High-salt diet weakens the immune system

Tuesday, 31 March, 2020

High-salt diet weakens the immune system

A high-salt diet is not only bad for one’s blood pressure, but also for the immune system. This is the conclusion of a study by German scientists, led by the University Hospital Bonn and published in the journal Science Translational Medicine.

The World Health Organization (WHO) recommends that adults should consume no more than five grams of salt per day — approximately one level teaspoon — as sodium chloride is known to raise blood pressure and thereby increases the risk of heart attack or stroke. But figures from the Robert Koch Institute indicate that many Germans exceed this limit considerably, with men and women consuming an average of 10 and eight grams a day respectively.

Now, scientists have found another way in which salt is bad for us. As explained by Prof Dr Christian Kurts from the University of Bonn, “We have now been able to prove for the first time that excessive salt intake also significantly weakens an important arm of the immune system.”

This finding is unexpected, as some studies point in the opposite direction: for example, infections with certain skin parasites in laboratory animals heal significantly faster if these consume a high-salt diet. Macrophages, which are immune cells that attack, eat and digest parasites, are particularly active in the presence of salt. Several physicians concluded from this observation that sodium chloride has a generally immune-enhancing effect.

“Our results show that this generalisation is not accurate,” said lead author Dr Katarzyna Jobin, now at the University of Würzburg — and there are two reasons for this. Firstly, the body keeps the salt concentration in the blood and in the various organs largely constant — otherwise important biological processes would be impaired. The only major exception is the skin: it functions as a salt reservoir of the body, which is why the additional intake of sodium chloride works so well for some skin diseases.

However, other parts of the body are not exposed to the additional salt consumed with food. Instead, it is filtered out by the kidneys and excreted in the urine. This is where the second mechanism comes into play: the kidneys have a sodium chloride sensor that activates the salt excretion function. As an undesirable side effect, however, this sensor also causes so-called glucocorticoids to accumulate in the body. These in turn inhibit the function of granulocytes, the most common type of immune cell in the blood.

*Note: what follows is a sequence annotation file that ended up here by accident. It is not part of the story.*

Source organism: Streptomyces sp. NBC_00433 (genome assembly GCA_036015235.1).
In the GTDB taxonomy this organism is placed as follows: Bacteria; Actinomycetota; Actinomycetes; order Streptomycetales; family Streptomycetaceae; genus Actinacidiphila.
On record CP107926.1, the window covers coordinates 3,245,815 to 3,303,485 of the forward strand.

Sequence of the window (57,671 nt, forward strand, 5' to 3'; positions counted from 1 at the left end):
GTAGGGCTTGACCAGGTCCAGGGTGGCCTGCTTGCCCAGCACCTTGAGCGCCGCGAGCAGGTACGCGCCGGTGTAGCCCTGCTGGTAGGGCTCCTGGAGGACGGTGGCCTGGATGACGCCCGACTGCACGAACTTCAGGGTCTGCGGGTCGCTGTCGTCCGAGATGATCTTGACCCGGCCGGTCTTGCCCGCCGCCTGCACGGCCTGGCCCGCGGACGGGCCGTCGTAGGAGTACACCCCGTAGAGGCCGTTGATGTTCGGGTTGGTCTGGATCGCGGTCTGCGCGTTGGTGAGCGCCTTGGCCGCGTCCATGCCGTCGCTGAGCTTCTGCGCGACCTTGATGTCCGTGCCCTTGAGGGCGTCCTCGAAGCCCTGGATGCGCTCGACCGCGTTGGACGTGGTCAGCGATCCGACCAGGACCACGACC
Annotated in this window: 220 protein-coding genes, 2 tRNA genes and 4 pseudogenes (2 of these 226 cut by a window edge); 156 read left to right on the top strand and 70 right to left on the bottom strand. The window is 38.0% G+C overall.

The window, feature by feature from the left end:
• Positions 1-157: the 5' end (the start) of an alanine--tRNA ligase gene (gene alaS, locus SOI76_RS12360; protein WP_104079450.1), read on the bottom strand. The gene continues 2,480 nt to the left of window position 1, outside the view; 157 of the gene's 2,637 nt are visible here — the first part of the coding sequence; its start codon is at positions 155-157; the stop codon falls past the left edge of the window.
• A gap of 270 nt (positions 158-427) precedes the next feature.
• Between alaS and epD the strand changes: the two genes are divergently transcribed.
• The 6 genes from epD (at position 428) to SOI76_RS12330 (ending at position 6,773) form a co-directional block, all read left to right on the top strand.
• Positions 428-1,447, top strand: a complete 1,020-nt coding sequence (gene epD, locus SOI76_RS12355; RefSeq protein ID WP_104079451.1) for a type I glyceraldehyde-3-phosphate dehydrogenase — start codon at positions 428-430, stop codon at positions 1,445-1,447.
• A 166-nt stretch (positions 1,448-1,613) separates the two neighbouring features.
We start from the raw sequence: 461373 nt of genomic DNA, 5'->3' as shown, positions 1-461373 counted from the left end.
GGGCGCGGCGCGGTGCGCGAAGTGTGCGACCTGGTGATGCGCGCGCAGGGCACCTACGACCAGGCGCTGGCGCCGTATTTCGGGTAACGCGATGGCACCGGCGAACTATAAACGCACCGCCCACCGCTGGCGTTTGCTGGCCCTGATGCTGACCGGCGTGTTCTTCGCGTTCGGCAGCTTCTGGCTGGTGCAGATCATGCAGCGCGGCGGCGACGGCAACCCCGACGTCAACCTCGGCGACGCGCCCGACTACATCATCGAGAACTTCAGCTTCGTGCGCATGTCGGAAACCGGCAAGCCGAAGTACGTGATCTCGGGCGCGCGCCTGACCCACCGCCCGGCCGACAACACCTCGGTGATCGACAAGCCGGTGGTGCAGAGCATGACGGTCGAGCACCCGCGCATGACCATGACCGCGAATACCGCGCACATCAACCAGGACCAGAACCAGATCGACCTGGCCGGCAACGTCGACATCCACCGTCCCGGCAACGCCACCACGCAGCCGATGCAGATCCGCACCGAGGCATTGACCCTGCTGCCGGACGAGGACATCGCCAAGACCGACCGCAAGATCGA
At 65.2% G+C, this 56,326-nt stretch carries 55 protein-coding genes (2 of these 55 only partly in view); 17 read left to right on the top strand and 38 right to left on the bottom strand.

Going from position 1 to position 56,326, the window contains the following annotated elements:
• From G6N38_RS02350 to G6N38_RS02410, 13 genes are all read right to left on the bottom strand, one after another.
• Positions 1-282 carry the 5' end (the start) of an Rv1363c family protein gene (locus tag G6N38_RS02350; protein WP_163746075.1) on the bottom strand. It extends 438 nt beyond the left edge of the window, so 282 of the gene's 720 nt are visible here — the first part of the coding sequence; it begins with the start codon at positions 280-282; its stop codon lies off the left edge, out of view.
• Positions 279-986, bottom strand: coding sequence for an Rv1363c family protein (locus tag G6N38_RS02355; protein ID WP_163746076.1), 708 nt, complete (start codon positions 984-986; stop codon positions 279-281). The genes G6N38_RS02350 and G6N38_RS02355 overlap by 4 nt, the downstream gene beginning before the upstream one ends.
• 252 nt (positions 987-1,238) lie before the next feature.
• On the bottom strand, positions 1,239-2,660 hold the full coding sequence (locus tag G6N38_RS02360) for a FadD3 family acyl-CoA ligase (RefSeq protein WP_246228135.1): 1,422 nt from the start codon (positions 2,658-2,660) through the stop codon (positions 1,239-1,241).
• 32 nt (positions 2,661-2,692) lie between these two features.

Granulocytes, like macrophages, are scavenger cells. However, they do not attack parasites, but mainly bacteria. If they do not do this to a sufficient degree, infections proceed much more severely.

“We were able to show this in mice with a listeria infection,” Dr Jobin said. “We had previously put some of them on a high-salt diet. In the spleen and liver of these animals we counted 100 to 1000 times the number of disease-causing pathogens.” Urinary tract infections also healed much more slowly in laboratory mice fed a high-salt diet.

Sodium chloride also appears to have a negative effect on the human immune system. As explained by Prof Kurts, “We examined volunteers who consumed six grams of salt in addition to their daily intake. This is roughly the amount contained in two fast food meals, ie, two burgers and two portions of French fries.”

After one week, the scientists took blood from their subjects and examined the granulocytes. The immune cells coped much worse with bacteria after the test subjects had started to eat a high-salt diet.

The excessive salt intake also resulted in increased glucocorticoid levels. That this inhibits the immune system is not surprising, according to the researchers: the best-known glucocorticoid cortisone is traditionally used to suppress inflammation.

“Only through investigations in an entire organism were we able to uncover the complex control circuits that lead from salt intake to this immunodeficiency,” Prof Kurts said. “Our work therefore also illustrates the limitations of experiments purely with cell cultures.”

Image caption: Dr Katarzyna Jobin, Natascha Ellen Stumpf, Melanie Eichler, Prof Dr Christian Kurts, Olena Babyak and Mirjam Meissner. Image ©Max Germer.

Please follow us and share on Twitter and Facebook. You can also subscribe for FREE to our weekly newsletters and bimonthly magazine.

Related Articles

Promising results for first human trial of COVID-19 vaccine

The first COVID-19 vaccine to reach phase 1 clinical trial was deemed safe, well tolerated and...

Boosting immunotherapy for more effective cancer treatment

Activating two different types of immune cells at the same time can boost the effects of...

Plants control their own microbiome diversity

New research has revealed how plants use their genes to select which microbes get to live inside...

  • All content Copyright © 2020 Westwick-Farrow Pty Ltd